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Scammed Immigrant Investors’ Case Against Law Firm Revived (2)

Oct. 30, 2019, 4:35 PMUpdated: Nov. 1, 2019, 5:52 PM

One of two law firms involved with an investment scam must continue to defend a lawsuit brought by a class of 54 immigrant investors who say they were cheated out of their money and a chance at U.S. citizenship, the California Court of Appeal ruled.

Ithaca, N.Y.-based Miller Mayer and Wolfsdorf Rosenthal, which has a main office in Santa Monica, Calif., tried to get the case thrown out under a California law that bars lawsuits based on their exercise of free speech. Both firms prevailed in trial court with the argument that the state’s Anti-Strategic Lawsuit Against Public Participation, or Anti-SLAPP law shielded them from litigation over their submission of immigration petitions to the government.

But while the investors’ allegations against Wolfsdorf directly involved protected activity—the firm’s filing of their immigration paperwork—that wasn’t the case with the allegations against Miller, the Second Appellate District said Oct. 29 in an unpublished decision.

Rather, the investors say Miller prepared the misleading private offering memorandum on which they relied in deciding whether to invest, the court said. The firm’s protected activity—petitioning the government for an EB-5 regional center designation—was “merely incidental,” it said.

“We’re pleased with the decision of the Court of Appeals as another step in confirming that plaintiffs’ claims are meritless and lacking in any evidence as to the allegations against Wolfsdorf Rosenthal, LLP,” the firm’s attorney, Valerie A. Moore of Haight Brown & Bonesteel in Los Angeles, said Oct. 30.

The decision also is a boon to immigration attorneys because it protects their constitutional right to petition the government on behalf of their clients and “affirms that immigration attorneys are not guarantors of an EB-5 investment or the success of an underlying EB-5 project,” she said in a statement.

But Manhattan Beach, Calif., attorney Steven P. Scandura called the decision disappointing because it “said law firms can rip off their own clients.”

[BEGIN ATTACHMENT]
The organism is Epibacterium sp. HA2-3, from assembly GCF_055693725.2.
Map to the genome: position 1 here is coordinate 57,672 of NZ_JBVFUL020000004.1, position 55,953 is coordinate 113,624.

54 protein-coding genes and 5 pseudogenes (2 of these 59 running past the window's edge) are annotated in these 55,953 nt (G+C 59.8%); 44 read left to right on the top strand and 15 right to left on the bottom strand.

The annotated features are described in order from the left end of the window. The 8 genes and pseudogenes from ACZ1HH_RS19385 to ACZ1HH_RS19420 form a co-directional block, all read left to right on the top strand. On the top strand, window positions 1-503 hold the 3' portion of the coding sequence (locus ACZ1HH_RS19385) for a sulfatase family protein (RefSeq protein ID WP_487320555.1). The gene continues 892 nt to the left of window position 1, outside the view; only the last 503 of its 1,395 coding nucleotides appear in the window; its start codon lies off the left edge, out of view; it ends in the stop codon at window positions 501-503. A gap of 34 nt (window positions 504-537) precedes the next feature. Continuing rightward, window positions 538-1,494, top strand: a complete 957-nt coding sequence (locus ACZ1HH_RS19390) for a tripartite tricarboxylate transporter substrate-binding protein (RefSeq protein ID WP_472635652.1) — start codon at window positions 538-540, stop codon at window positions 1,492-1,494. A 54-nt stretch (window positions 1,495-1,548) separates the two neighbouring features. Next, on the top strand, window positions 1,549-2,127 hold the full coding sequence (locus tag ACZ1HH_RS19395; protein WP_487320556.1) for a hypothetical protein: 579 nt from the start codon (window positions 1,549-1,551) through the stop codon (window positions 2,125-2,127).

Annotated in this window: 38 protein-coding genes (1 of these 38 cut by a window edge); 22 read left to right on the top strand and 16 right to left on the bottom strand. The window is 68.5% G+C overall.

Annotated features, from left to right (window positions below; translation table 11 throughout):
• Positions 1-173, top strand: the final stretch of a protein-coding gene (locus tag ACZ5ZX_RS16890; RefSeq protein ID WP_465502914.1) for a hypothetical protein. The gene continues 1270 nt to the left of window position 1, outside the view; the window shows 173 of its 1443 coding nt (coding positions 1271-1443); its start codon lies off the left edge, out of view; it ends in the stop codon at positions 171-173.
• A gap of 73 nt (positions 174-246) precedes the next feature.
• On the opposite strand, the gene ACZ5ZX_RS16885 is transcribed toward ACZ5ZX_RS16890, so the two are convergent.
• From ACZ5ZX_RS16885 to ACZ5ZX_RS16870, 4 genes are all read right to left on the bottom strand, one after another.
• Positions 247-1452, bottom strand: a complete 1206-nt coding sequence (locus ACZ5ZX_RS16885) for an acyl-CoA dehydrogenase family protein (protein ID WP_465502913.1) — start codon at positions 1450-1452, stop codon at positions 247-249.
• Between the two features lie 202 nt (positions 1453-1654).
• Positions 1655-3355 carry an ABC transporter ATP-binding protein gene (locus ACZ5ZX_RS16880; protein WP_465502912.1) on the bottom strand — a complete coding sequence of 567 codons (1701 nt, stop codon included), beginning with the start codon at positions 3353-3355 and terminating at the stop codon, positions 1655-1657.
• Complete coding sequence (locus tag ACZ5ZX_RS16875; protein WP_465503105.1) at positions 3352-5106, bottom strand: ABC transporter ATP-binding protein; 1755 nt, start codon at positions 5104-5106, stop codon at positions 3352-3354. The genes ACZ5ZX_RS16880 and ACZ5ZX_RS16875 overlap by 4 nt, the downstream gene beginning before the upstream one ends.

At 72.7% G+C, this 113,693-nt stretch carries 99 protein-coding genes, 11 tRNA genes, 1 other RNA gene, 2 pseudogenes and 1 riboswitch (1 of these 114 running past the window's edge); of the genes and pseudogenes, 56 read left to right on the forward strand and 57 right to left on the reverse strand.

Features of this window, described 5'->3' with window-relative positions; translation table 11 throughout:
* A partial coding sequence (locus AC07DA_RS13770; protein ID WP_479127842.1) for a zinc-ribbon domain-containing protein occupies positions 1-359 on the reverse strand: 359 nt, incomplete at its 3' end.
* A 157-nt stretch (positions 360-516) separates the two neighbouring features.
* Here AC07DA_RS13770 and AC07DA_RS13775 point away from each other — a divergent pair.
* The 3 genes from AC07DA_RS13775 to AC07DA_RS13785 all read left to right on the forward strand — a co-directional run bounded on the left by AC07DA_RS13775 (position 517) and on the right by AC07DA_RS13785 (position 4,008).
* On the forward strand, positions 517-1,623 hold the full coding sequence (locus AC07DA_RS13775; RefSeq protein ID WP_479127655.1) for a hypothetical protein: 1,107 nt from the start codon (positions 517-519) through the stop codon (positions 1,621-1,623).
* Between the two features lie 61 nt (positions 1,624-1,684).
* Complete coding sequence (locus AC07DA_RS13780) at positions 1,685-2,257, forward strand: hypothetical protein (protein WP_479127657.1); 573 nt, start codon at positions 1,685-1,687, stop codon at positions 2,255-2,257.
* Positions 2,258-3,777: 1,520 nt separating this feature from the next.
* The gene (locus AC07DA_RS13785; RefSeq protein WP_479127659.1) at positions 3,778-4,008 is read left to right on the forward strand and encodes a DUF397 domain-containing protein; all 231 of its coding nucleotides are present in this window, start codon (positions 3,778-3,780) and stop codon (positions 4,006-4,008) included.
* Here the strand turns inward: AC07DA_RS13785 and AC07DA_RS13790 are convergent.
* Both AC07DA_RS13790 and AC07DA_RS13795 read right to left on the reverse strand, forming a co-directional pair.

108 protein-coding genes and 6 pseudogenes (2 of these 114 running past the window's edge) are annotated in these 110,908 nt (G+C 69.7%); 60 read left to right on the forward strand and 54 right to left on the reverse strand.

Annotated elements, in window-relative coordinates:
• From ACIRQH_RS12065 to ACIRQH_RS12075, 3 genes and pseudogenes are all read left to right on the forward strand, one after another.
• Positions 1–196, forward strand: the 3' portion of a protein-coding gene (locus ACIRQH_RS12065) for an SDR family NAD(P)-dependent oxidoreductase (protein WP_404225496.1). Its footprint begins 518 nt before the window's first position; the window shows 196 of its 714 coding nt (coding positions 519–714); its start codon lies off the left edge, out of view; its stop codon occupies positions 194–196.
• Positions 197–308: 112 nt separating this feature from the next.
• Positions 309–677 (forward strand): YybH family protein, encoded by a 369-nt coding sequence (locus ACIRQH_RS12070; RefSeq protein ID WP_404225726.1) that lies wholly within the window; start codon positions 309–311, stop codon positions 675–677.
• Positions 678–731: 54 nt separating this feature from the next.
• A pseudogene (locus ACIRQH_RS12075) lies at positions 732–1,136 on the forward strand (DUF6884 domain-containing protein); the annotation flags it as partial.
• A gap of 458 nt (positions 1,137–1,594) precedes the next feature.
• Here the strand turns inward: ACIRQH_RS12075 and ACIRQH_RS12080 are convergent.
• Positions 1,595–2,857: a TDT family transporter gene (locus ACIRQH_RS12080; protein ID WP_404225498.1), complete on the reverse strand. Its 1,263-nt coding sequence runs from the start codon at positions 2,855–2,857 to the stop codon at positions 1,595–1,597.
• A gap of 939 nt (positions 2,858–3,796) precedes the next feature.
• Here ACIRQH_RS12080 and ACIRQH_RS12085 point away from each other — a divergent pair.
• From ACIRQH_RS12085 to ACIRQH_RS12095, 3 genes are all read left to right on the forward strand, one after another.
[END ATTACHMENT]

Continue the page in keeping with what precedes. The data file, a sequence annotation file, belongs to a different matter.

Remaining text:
“The whole EB-5 program was basically destroyed by fraud,” said Scandura, who represents the investors. “I’m sure there are legitimate ones out there. There must be. I’ve yet to find one,” he said.

A representative for Miller Mayer didn’t respond to a request for comment.

EB-5 Fraud

The case is one of several dealing with the fallout of various EB-5 immigrant investor program scams, many of which came to light after a push by the Securities and Exchange Commission to investigate and prosecute EB-5 fraud. The visa program provides green cards to immigrants who invest at least $500,000 in a commercial enterprise that creates at least 10 U.S. jobs.

Homeland Security Department regulations set to go into effect Nov. 21 will raise that minimum investment to $900,000 and channel more money into projects in rural areas.

But the regulations don’t contain provisions to immunize the program from the fraud that has cost investors millions of dollars, something Sens. Charles Grassley (R-Iowa) and Patrick Leahy (D-Vt.) are trying to fix via legislation.

The lawsuit brought by a class of 54 investors involved the Pacific Proton EB-5 Fund, which was supposed to build and operate Beverly Proton, a cancer treatment center in southern California. But founder Charles Liu and his partner, radiation oncologist Dr. John Thropay, misappropriated some $21.1 million of the total $26.9 million invested and never built the center.

As a result of the SEC’s civil enforcement action, Liu and his wife were ordered to pay back all the investors’ money and to fork over $8.2 million in civil penalties, and were permanently barred from the EB-5 program. The U.S. Court of Appeals for the Ninth Circuit later affirmed.

The investors, each of whom lost more than $500,000, sued Miller and Wolfsdorf for their alleged roles. Both firms knew or should have known that Beverly Proton was a scam, the investors said.

Although finding that the case could go forward against Miller, the court said it wasn’t ruling on whether the firm actually is liable to the investors.

Kaufman Dolowich Voluck represented Miller Mayer.

The case is Shi v. Wolfsdorf Rosenthal, LLP, 2019 BL 414783, Cal. Ct. App., 2d Dist., No. B290792, unpublished 10/29/19.

(Oct. 30 story updated to include comment from investors' attorney.)

To contact the reporter on this story: Laura D. Francis in Washington at lfrancis@bloomberglaw.com

To contact the editors responsible for this story: Jay-Anne B. Casuga at jcasuga@bloomberglaw.com; Terence Hyland at thyland@bloomberglaw.com

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